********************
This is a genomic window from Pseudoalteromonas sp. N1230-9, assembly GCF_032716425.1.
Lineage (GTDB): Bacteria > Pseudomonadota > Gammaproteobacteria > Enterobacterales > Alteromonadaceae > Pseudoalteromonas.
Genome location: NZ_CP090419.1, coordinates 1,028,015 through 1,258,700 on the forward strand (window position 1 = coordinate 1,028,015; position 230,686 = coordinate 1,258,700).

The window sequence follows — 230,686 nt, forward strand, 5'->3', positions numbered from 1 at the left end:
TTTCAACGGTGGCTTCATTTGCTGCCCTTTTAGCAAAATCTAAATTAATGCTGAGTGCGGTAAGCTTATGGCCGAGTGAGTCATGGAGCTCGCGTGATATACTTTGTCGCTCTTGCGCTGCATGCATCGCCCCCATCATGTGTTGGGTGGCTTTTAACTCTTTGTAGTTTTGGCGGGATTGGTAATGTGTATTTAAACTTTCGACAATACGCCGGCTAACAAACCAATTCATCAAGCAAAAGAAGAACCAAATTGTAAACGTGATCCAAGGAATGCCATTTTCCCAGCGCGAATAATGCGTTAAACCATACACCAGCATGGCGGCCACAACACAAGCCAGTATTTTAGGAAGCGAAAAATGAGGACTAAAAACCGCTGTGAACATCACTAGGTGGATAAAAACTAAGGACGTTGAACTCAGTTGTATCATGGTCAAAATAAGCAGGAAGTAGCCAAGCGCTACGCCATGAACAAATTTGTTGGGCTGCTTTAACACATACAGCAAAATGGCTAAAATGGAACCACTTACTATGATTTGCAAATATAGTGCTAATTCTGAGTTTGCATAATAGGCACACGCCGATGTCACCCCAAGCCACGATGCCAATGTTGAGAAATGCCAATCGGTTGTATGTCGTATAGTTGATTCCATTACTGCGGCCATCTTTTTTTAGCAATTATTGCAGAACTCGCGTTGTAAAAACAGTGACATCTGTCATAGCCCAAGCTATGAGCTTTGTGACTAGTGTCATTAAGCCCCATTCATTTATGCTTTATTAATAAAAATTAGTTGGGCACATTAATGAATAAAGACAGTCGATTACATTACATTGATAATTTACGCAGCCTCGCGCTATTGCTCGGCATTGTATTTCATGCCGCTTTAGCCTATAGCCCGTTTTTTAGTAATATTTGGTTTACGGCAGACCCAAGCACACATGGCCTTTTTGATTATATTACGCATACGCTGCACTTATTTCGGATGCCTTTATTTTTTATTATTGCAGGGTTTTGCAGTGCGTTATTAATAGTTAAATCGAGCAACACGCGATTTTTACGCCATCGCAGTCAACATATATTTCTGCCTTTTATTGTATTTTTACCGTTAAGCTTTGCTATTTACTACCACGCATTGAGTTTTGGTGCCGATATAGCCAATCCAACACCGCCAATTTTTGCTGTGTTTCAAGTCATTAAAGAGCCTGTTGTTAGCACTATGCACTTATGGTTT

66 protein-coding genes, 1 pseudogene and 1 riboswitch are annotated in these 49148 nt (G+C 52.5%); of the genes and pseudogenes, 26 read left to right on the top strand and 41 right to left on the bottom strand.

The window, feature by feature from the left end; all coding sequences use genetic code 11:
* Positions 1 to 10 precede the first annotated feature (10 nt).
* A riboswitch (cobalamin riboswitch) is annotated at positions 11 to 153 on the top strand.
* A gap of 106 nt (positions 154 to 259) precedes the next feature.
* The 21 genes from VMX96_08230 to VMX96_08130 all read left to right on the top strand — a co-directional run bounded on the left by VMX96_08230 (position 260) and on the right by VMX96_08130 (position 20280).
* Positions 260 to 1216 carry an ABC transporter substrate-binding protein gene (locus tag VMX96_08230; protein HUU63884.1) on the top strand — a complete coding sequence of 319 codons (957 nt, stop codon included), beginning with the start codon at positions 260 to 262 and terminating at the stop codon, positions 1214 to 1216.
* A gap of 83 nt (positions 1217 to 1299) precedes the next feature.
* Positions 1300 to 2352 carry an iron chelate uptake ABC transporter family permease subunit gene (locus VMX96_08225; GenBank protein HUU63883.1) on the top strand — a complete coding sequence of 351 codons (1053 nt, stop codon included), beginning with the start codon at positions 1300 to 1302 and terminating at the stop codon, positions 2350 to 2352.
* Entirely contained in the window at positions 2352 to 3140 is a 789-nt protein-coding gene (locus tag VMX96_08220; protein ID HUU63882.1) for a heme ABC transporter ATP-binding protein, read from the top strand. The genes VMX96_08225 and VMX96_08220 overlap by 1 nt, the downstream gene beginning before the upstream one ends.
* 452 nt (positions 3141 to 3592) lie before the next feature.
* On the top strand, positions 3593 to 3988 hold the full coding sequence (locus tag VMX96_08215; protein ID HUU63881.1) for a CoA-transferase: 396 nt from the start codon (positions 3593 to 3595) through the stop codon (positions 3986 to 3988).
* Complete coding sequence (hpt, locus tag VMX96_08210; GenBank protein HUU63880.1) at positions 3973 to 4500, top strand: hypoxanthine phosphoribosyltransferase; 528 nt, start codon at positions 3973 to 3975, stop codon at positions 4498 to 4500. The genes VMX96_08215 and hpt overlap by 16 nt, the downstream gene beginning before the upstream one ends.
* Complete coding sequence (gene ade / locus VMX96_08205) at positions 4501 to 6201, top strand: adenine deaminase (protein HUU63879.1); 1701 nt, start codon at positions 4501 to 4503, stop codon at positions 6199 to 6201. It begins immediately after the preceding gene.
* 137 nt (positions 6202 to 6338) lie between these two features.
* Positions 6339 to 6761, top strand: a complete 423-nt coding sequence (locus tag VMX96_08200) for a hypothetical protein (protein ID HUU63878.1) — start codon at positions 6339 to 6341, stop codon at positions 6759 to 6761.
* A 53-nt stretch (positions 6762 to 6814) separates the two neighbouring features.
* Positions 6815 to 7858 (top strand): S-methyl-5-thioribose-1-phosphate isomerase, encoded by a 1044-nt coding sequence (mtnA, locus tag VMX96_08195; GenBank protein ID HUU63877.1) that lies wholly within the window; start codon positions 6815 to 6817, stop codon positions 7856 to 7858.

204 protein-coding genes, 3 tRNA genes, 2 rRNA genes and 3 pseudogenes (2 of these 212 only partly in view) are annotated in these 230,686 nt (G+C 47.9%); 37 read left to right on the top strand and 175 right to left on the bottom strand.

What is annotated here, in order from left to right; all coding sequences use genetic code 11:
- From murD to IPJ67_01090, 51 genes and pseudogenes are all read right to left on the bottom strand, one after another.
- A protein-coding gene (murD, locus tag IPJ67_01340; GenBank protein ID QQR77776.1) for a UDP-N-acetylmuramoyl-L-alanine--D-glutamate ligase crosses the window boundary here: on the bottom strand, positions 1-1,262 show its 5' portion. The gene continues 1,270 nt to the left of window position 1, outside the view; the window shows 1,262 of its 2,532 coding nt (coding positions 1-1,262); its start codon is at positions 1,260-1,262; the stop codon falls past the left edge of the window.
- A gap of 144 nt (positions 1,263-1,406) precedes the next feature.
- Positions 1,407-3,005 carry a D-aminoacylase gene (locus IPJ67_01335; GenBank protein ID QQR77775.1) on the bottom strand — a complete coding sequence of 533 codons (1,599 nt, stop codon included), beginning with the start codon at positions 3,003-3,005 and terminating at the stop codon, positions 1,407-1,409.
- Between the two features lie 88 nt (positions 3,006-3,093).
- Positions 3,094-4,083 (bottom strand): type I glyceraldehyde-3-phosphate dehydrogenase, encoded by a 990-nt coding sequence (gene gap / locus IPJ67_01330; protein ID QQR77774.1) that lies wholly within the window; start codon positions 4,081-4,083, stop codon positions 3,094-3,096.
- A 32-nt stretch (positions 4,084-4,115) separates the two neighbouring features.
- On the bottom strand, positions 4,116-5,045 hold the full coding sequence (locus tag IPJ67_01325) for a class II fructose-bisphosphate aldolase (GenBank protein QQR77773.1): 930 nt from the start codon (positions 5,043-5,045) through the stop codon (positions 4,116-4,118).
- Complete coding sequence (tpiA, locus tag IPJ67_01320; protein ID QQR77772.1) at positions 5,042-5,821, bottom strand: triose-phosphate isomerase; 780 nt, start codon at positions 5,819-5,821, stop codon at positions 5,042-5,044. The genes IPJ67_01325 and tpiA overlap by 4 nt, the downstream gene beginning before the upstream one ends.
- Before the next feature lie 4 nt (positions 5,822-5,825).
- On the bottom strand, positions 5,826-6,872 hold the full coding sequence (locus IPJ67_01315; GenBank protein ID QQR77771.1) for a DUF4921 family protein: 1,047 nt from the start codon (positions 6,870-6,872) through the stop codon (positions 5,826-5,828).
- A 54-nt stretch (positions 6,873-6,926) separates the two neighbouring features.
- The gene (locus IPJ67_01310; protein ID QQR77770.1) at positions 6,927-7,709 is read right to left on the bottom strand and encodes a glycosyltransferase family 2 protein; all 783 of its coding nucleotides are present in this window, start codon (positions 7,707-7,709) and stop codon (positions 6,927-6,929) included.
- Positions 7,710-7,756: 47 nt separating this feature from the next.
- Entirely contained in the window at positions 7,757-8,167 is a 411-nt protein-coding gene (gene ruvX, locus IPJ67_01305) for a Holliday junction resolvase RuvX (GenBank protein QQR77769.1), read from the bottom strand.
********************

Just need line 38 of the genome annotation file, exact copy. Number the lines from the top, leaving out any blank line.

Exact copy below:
- The gene (locus IPJ67_01310; protein ID QQR77770.1) at positions 6,927-7,709 is read right to left on the bottom strand and encodes a glycosyltransferase family 2 protein; all 783 of its coding nucleotides are present in this window, start codon (positions 7,707-7,709) and stop codon (positions 6,927-6,929) included.